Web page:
Susumu Yokota – Sakura (2000) – Review

“Sakura,” released in 2000, marks an important milestone in the eclectic discography of the late Japanese artist Susumu Yokota. This record, characterized by its ambient and minimalist electronic elements, stands as a testament to Yokota’s brilliant ability to transport listeners into meditative, ethereal realms through his music.

The album title, “Sakura,” which translates to ‘cherry blossom’ in Japanese, aptly encapsulates the essence of the record. Cherry blossoms, deeply symbolic in Japanese culture, are known for their transient beauty, a theme that Yokota masterfully interweaves into his music. Each of the twelve tracks unfolds much like a cherry blossom – beautifully, delicately, and evanescently – leaving the listener in a state of introspective serenity.

The album opens with “Saku,” a track that establishes the reflective tone for the rest of the record. It combines delicate piano keys with ethereal, reverberating sounds that echo gently, invoking a sense of calm and space. The overlaying of heart-beat like percussive elements brings an organic feel to the electronic soundscape, providing an intimate and humanistic quality.

Next, “Hagoromo,” one of the standout tracks, combines soothing chimes with an undercurrent of textured, humming bass. Yokota’s expert layering techniques blend the digital and the organic, resulting in a harmonious interplay of sound that feels natural and immersive.

Another noteworthy track, “Tobiume,” showcases Yokota’s ability to infuse emotion into his compositions. The song begins with a soft, melancholic piano melody that is soon overlaid with an evocative vocal sample. The combination creates a beautifully haunting atmosphere, encapsulating feelings of nostalgia and longing. Yokota’s skillful sampling adds depth and complexity to his music, encouraging repeated listening to unravel the intricacies.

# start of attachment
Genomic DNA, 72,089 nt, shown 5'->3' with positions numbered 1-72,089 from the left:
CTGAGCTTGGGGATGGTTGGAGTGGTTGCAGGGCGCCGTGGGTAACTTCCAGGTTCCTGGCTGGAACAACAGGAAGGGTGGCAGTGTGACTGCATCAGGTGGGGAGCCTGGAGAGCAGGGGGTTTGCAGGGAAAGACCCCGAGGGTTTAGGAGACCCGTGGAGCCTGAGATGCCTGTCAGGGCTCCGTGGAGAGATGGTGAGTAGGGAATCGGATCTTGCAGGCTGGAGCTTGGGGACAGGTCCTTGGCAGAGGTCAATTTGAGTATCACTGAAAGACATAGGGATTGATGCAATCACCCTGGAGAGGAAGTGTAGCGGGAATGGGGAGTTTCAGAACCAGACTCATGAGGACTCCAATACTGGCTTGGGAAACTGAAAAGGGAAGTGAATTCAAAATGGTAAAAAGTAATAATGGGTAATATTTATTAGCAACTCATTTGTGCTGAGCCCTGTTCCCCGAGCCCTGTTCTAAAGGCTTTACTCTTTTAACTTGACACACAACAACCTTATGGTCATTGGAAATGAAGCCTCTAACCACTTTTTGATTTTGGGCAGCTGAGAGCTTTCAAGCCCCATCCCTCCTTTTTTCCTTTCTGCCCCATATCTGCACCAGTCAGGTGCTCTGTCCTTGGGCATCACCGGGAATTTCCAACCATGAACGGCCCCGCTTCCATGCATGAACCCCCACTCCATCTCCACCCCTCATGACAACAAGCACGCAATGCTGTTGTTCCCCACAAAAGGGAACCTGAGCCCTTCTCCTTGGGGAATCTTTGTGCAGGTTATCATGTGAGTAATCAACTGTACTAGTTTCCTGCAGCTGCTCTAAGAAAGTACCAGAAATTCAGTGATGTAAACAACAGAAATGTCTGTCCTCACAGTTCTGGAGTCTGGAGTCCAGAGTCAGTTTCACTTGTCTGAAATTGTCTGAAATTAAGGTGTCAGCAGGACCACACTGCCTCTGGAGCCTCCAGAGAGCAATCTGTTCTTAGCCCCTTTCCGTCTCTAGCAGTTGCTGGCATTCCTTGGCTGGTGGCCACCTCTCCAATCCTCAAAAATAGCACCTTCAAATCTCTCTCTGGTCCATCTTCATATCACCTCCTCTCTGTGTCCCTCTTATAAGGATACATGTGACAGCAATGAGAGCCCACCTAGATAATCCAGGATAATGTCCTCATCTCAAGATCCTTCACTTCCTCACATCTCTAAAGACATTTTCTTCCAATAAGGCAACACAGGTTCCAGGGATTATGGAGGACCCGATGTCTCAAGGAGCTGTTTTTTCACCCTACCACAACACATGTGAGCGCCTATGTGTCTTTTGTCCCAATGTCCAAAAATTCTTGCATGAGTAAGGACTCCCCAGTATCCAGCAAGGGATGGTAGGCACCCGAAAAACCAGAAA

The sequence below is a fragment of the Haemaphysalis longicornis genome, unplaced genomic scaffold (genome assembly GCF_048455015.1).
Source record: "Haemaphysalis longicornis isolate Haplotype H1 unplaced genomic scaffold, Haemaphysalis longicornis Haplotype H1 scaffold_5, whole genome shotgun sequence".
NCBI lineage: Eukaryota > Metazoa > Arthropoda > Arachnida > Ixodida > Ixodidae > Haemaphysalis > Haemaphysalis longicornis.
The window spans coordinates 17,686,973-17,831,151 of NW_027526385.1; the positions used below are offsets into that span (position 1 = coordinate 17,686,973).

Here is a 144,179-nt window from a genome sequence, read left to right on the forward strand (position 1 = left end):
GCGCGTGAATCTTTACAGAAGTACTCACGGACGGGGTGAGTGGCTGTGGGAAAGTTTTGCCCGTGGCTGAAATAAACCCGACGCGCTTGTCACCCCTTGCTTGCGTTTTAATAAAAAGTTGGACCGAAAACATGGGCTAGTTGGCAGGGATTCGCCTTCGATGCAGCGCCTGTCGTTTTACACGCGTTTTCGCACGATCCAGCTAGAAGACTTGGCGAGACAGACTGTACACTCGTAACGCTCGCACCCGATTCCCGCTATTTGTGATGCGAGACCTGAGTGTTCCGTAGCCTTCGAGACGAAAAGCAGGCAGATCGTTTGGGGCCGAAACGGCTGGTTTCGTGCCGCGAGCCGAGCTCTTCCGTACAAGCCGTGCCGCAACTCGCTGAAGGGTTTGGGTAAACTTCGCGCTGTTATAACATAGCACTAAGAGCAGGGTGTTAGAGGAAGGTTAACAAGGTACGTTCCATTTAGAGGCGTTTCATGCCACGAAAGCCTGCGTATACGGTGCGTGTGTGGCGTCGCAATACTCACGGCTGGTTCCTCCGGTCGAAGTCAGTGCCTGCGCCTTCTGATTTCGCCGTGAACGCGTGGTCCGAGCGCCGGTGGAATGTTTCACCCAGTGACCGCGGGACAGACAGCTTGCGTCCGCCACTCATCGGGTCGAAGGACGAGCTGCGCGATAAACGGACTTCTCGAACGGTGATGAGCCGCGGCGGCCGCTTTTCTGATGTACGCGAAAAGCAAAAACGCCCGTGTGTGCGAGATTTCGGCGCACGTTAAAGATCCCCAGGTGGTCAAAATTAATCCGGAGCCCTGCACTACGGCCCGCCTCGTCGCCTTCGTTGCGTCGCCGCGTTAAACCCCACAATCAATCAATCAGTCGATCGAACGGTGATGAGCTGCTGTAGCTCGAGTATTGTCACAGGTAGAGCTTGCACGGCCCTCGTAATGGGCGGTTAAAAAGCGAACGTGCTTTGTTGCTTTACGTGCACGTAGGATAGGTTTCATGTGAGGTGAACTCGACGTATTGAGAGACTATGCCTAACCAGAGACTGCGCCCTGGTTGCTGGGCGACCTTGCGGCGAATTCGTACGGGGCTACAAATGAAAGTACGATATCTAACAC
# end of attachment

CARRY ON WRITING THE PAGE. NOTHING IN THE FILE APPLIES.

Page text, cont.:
“Uchu Tanjyo,” towards the end of the album, veers towards a more abstract and experimental sound. It uses echoing synth and layered noise to create an otherworldly soundscape, capturing the album’s recurrent theme of exploring the fleeting beauty of existence.

Finally, the closing track, “Naminote,” provides a fitting end to the album. It begins with a tranquil, repeated melody that gradually grows in complexity as more elements are introduced. As the song reaches its peak, the music then gradually recedes, leaving the listener in the same peaceful state in which they began, thus completing the cyclical journey of “Sakura.”

One of the album’s strengths lies in Yokota’s adept use of space and silence. His compositions feel full and complex while maintaining an element of minimalism. The careful placement of every note and the use of silence add depth to the music, enhancing its emotive power.

However, the album might not appeal to those looking for more rhythmically driven, energetic electronic music. “Sakura” is deeply introspective, more suited for a peaceful evening in solitude than a lively party.

“Sakura” is a masterfully composed, deeply emotive ambient electronic album. Its strength lies in its ability to elicit emotion and provoke introspection through the delicate balance of sound and silence, the organic and digital, and the profound and the simple. It’s a timeless piece that invites listeners to bask in its meditative tranquility, to lose themselves in its sonic depiction of transient beauty – just like the cherry blossoms it’s named after.

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